Leaving The Street

This week I only watched Monday’s double episode. I decided at the end of it that I’m leaving the Street. Not forever – I hope. But for now, until something changes that makes it enjoyable for me to watch again.

pvr-screen with watched corrie episodes checkedSince the late 1980s, I’ve watched consistently. I have loved it, and I’ve despaired of it. I’ve suffered through executive producers who were hell-bent on remaking it into something else. I have celebrated when it got back on track. Over those decades, I’ve watched it get more like an American soap. Younger and more beautiful actors taking centre stage. More explosive storylines, more action, less nuance of daily life of regular people. And I’ve stuck with it.

rosie-gemma-and-modelBut the past few months, I’ve more often found myself looking at the clock, wondering if it will be over soon. Looking at the remote, particularly the fast-forward button. Realizing I’m a couple episodes behind, oh dear, when will I be able to catch up. Thinking ‘get off my screen’ about too many characters.

Six episodes

Adding an episode, to six per week, did it for me. Just that extra half hour made watching, keeping caught up, feel like work.pat-points-gun-at-gary

Make time for small moments as well as big stories. That’s what executive producer Kate Oates said they would do with that extra episode. But that’s not what I’ve seen. Scads of new characters, high drama and PSA teaching storylines instead. I’m tired of it. Not any of those things individually, just all of them all the time.

Soap + Crime thriller + Sitcom

wedding-guests-in-bistroMonday’s second episode bounced between three different genres. Crime thriller with Phelan free and threatening again. Soap opera with Robert leaving Michelle and their wedding in the lurch. “Just talk to her, ya plank!” I said, without enthusiasm. So many soap clichés lately, you can’t even care. A sitcom scenario with Rosie, Gemma and somebody new planning the entrapment of somebody else new. (See today’s Scene of the Week for these three scenes.)

Public Service Announcements

shona-and-david-discuss-his-rapeDavid and male rape – a well done and valuable education story, yes. But we haven’t even dealt fully with the suicide and mental health PSA of Aiden. The spectre of grooming and sexual abuse still hovers over Bethany.

robert leaving for londonRobert still has ongoing storylines of a) testicular cancer and b) steroid use. (There’s also Michelle’s Lost and Found sons – straight out of How to Write a Soap Opera.) And remember Billy and his pain-induced heroin use? Has he had a miracle cure for both injury and addiction?

Way too many issues to explore in depth and realistically in terms of the characters’ lives. Plus it’s tiring to watch. Particularly now, when watching the news is a full out emotional rollercoaster ride, Coronation Street would be a nice place to go for a bit of respite.

Leaving for a bit of rest

I don’t think it can feel that much different in the UK than in Canada. Here we have Trump and his bully rants about trade tariffs. In the UK, you have that, as well as Brexit. Exhausting just keeping up. So to also need a score card to keep up with Corrie? No. I can’t do anything about real world politics. But I can control entertainment viewing. If Coronation Street has become as frustrating to watch as the news, it’s time to switch it off.leaving corrie with delete recordings tv screen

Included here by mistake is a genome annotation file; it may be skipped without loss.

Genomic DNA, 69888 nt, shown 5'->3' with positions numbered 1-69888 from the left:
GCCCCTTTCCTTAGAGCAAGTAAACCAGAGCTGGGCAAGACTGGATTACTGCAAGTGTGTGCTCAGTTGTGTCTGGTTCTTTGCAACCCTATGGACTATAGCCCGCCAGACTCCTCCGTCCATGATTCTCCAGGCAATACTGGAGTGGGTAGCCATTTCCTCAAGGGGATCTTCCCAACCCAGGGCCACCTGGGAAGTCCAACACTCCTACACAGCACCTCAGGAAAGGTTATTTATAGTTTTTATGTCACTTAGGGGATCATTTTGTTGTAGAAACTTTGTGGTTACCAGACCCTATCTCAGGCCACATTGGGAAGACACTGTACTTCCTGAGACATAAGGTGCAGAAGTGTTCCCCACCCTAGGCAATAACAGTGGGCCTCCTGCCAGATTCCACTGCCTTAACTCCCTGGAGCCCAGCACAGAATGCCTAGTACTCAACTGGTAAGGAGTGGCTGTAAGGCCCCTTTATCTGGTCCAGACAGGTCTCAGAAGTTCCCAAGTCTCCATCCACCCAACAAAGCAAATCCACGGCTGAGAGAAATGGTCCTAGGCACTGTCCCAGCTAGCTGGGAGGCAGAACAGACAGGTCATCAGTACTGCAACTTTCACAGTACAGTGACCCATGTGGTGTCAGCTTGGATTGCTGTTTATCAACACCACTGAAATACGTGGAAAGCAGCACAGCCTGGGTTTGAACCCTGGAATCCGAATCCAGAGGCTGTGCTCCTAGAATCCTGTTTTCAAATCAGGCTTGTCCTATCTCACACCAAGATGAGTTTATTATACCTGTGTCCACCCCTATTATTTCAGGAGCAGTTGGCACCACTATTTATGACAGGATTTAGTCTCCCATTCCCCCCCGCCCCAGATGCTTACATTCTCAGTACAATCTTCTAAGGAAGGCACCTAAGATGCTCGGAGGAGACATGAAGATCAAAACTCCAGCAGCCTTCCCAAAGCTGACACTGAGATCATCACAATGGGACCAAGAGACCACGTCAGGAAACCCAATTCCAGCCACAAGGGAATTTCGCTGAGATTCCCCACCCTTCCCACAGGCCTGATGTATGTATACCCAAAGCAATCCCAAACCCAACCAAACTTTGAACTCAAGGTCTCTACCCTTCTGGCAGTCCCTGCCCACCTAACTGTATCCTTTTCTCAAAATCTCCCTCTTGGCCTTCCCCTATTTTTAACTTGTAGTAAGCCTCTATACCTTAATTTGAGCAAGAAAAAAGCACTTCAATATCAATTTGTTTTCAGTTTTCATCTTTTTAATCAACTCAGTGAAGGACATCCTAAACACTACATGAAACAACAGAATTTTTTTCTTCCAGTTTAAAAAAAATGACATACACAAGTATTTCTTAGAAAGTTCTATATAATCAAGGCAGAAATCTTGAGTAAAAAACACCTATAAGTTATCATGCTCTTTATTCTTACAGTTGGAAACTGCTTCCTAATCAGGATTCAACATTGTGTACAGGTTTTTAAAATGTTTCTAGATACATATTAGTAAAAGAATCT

I am not advocating that Corrie opt out of the real world and become a bastion of old-fashioned cozy Britain. Just slow down a bit and return to your roots – in both story and storytelling methods. Coronation Street is not a crime drama, sitcom or American soap. It’s not a pulpit or a classroom. It’s a neighbourhood. When it goes back to that, I will be back with bells on!

Corrie Street 17 June 2018

Three Reasons

Three reasons on Monday to leave Coronation Street. Three scenes that too quickly reminded me too much of other types of television shows. So I made a decision that I’ve been thinking about for several months. I stopped watching. I did not watch the rest of the week’s episodes. It feels ok so far, so that’s it. I’m done. You can read more about my overall reasons here.

Crime Drama

reasons to leave - pat-looms-behind-gary-and-sarahA villain returns from the presumed dead. He’s caught, but people underestimate him. They dawdle and don’t pay attention. And surprise, he’s got himself loose and has a gun. Oh no, however will we get out of this alive! It can work – in a crime thriller. If if goes too far, with too many miraculous escapes and close calls, it becomes melodrama. That’s where this has gone.

Soap Opera

robert-leaving-in-vanSomeone sees something and misconstrues it. But that person doesn’t stay to listen to what else is said and therefore get the whole story. Neither does he (Robert) confront, or just ask, anyone about what he overheard. Instead, he goes off in a huff. At a critical juncture. All avoidable if you’d just ask what’s going on. Overused device even in American soaps.

Sitcom

rosie-gemma-and-modelPretty but ditzy women decide to be supersleuths. If they put their heads together, they decide, they can outsmart the bad guy. Hilarity ensues. Because, if they put their heads together, what they got is one big head of good hair. In romance and some mystery novels, this kind of heroine is described as “perky” and/or “sassy.” I don’t read books that use either of those adjectives.

So I’m sorry to say, dear readers, this is the final Scene of the Week. Please feel free to talk amongst yourselves here. I’d love to know what you think. Maybe you can tell me when it’s safe to return.